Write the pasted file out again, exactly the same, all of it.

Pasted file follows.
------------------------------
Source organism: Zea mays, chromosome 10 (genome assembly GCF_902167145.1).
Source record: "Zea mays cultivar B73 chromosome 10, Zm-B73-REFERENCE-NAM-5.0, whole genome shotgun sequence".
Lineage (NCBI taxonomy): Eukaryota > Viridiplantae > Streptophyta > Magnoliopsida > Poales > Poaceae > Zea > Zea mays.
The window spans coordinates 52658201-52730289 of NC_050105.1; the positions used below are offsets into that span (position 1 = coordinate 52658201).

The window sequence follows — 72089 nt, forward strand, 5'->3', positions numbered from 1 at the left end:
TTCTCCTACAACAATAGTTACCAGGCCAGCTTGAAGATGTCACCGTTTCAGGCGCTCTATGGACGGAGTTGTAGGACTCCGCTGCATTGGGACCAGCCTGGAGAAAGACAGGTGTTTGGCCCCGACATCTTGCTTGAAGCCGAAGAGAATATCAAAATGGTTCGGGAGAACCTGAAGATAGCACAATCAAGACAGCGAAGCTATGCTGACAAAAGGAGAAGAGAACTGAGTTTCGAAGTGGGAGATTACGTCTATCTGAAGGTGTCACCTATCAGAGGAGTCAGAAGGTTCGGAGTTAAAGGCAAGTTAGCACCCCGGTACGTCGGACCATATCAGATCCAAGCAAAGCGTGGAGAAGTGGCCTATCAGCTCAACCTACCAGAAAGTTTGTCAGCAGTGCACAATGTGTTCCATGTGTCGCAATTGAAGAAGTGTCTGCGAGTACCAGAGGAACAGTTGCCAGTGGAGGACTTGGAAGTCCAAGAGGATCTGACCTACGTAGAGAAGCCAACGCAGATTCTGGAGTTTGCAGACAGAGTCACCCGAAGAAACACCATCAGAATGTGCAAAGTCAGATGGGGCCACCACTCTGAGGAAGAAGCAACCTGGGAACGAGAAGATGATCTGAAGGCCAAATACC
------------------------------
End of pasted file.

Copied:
Source organism: Zea mays, chromosome 10 (genome assembly GCF_902167145.1).
Source record: "Zea mays cultivar B73 chromosome 10, Zm-B73-REFERENCE-NAM-5.0, whole genome shotgun sequence".
Lineage (NCBI taxonomy): Eukaryota > Viridiplantae > Streptophyta > Magnoliopsida > Poales > Poaceae > Zea > Zea mays.
The window spans coordinates 52658201-52730289 of NC_050105.1; the positions used below are offsets into that span (position 1 = coordinate 52658201).

The window sequence follows — 72089 nt, forward strand, 5'->3', positions numbered from 1 at the left end:
TTCTCCTACAACAATAGTTACCAGGCCAGCTTGAAGATGTCACCGTTTCAGGCGCTCTATGGACGGAGTTGTAGGACTCCGCTGCATTGGGACCAGCCTGGAGAAAGACAGGTGTTTGGCCCCGACATCTTGCTTGAAGCCGAAGAGAATATCAAAATGGTTCGGGAGAACCTGAAGATAGCACAATCAAGACAGCGAAGCTATGCTGACAAAAGGAGAAGAGAACTGAGTTTCGAAGTGGGAGATTACGTCTATCTGAAGGTGTCACCTATCAGAGGAGTCAGAAGGTTCGGAGTTAAAGGCAAGTTAGCACCCCGGTACGTCGGACCATATCAGATCCAAGCAAAGCGTGGAGAAGTGGCCTATCAGCTCAACCTACCAGAAAGTTTGTCAGCAGTGCACAATGTGTTCCATGTGTCGCAATTGAAGAAGTGTCTGCGAGTACCAGAGGAACAGTTGCCAGTGGAGGACTTGGAAGTCCAAGAGGATCTGACCTACGTAGAGAAGCCAACGCAGATTCTGGAGTTTGCAGACAGAGTCACCCGAAGAAACACCATCAGAATGTGCAAAGTCAGATGGGGCCACCACTCTGAGGAAGAAGCAACCTGGGAACGAGAAGATGATCTGAAGGCCAAATACC